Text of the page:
origins, crossing recondite districts—from the Amazon jungle to the steep Andean highlands, and from the tropical coast to the most deserted Mexican backcountry. These chefs return from their trips laden with tantric experiences and new challenges. Ingredients that had never been documented are now on geographical maps.
Boragó's cuisine is embedded within Chile's extreme terrain – the Andes mountain range, the cold waters of the Pacific Ocean, the Atacama Desert, icy glaciers and lush forests. Utilising indigenous mushrooms, wild fruits, seaweeds and succulents, Guzmán eschews any ingredient non-native to this part of the world in order to explore new possibilities in cooking and flavours. The result is the restaurant's dynamic, wildly imaginative degustation menu: Endémica.
In the Boragó book, Guzmán describes the flavours, ingredients and techniques that have become his signatures – from devising his own fermentation process using Chilean seaweeds or wild fruits to experimenting with a traditional Chilean roasting rack for his Patagonian lamb dish. In the book's introduction, Guzmán reminiscences about the mouth-watering anticipation of waiting for his mother's desserts as a child; sweet dishes,
ice creams in particular, have also been important for the restaurant since its early days.
Andoni Luis Aduriz, one of the most influential chefs of our times (at Spain's Mugaritz, where he worked with Guzmán) and a former confidante of Ferran Adrià's at El Bulli, has written a moving foreword to the upcoming book, which reads thus:
“It can be difficult to pilot a project that seeks to open new opportunities beyond the comfortable topics and space of what has already been established. Building has always been costlier than destroying, in the same way that conceiving a new horizon is harder than judging. In line with this, the word undertake, for me and for many others, is laden with merit, not to mention heroism.”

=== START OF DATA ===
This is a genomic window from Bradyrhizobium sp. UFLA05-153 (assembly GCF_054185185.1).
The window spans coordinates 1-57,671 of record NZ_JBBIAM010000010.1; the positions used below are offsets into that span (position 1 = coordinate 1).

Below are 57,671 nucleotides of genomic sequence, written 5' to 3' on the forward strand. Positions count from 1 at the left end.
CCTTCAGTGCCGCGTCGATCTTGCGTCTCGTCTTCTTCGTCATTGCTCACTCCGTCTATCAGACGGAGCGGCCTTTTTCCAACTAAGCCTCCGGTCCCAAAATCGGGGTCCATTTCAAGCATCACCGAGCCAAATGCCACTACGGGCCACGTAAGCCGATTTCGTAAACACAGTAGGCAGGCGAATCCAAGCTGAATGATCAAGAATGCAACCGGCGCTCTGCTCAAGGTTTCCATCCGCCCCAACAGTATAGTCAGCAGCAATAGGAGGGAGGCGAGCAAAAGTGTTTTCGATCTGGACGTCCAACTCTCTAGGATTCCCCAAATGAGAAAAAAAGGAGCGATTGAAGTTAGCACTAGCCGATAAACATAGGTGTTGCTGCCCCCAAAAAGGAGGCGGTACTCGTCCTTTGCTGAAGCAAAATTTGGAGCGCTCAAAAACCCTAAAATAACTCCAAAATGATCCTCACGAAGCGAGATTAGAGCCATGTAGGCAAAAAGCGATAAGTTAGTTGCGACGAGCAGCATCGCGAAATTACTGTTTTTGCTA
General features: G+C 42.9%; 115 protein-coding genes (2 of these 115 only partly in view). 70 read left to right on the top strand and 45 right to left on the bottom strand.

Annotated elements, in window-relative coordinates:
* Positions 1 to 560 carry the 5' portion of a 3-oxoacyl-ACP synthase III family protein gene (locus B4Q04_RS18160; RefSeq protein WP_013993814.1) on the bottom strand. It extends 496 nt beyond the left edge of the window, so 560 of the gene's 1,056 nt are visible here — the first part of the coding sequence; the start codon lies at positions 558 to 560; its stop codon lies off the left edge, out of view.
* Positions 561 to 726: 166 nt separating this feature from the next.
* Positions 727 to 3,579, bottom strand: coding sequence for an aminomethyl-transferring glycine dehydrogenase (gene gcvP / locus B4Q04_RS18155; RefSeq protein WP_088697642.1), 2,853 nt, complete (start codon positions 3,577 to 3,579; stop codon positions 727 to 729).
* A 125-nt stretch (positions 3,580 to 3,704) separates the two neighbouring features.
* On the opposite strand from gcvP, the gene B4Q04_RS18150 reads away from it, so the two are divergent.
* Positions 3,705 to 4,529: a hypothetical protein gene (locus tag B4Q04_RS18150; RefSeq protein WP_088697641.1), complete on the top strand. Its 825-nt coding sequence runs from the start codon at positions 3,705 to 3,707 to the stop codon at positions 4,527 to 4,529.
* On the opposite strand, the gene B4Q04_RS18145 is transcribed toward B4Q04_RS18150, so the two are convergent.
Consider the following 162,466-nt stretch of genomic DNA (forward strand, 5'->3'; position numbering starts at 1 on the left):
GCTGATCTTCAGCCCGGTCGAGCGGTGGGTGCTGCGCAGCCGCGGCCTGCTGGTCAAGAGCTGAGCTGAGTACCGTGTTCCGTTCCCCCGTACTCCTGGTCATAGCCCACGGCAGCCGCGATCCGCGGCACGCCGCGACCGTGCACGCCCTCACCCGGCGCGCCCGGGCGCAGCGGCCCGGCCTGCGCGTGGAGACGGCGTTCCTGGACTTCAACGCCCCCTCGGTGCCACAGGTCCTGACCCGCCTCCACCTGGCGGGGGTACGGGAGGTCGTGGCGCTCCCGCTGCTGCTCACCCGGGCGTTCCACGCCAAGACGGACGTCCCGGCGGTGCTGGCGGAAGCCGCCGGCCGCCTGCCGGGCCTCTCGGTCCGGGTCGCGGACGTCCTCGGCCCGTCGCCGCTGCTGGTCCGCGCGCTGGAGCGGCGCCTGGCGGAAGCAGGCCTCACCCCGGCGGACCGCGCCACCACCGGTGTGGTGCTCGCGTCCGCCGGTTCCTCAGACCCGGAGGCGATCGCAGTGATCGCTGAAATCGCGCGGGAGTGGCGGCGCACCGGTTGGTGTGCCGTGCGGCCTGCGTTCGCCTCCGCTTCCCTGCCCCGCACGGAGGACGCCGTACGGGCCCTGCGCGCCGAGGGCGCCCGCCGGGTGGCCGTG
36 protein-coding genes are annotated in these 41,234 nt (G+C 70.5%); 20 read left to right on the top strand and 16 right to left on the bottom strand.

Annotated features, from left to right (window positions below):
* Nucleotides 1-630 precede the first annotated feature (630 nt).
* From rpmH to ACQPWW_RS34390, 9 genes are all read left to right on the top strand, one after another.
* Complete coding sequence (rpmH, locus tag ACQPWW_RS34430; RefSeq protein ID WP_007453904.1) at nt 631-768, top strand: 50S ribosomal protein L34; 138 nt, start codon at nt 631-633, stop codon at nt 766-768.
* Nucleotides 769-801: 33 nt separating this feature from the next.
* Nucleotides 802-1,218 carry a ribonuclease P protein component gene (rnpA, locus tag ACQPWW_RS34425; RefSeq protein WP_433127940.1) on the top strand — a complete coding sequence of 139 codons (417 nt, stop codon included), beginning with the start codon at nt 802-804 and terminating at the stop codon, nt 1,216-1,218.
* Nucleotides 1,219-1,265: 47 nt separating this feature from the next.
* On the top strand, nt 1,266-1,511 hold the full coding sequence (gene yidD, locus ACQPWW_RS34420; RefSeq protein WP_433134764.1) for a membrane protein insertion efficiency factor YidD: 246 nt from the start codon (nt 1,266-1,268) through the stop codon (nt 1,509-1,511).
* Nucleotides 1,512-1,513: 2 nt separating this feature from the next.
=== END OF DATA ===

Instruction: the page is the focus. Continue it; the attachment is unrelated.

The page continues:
“Guzmán opened his restaurant a decade ago, imagining the possibility beyond just doing things well. He created a new reality, unifying the concepts of renewal and genuine. Beyond the flavours and products that have represented Chile, there are other ingredients that, although they are Chilean, were discarded due to disaffection or lack of knowledge. The result of all that effort is today's Boragó, one of the best restaurants in the world, a centre of creation that can boast of having been established on a great deal of passion and effort despite the indifference of many. This is no small matter, because there is no adversary more prepared to negate qualified cooking than scepticism. Even with this, the most important work done by Boragó, throughout these years, has originated outside the stove and cutting board.”
“Guzmán's ideas and reflections reach the public with the desire to change reality and take on a new meaning of food. One of the underlying qualities of cooking is that it is a tool for transformation. The most obvious is that when cooking, the food's form and properties are modified, and when that food in turn is ingested, it changes us. Rodolfo and his team have continued to mark the path of change with sweetness and determination while they fill their world with dwelled words, laden with horizons and strong intentions. They write: ‘We attempt to look back in order to walk forward, to connect our past with a possible future of Chilean cooking, through learning and knowledge of our territory and of our biodiversity, as well as the culture of our native peoples, the root of our origin.'”
Aduriz's foreword, and indeed this book, attests to Guzmán's grand vision. Boragó's wings are quivering and the effect is globalising. Wherever you are, enjoy the ride.
“A restaurant should be capable of modifying an environment and an entire community, improving the lives of people, and generating and disseminating knowledge”
Clockwise from above: Sea urchin from Quintay with black luga, chagual and vegetable milk; chef Rodolfo Guzmán; mushrooms ageing at 3,500 metres in the Andes; fermented pewén chupe
Clockwise from far lower left: Black Flower; chupones; sea strawberries; the Atacama Desert in Chile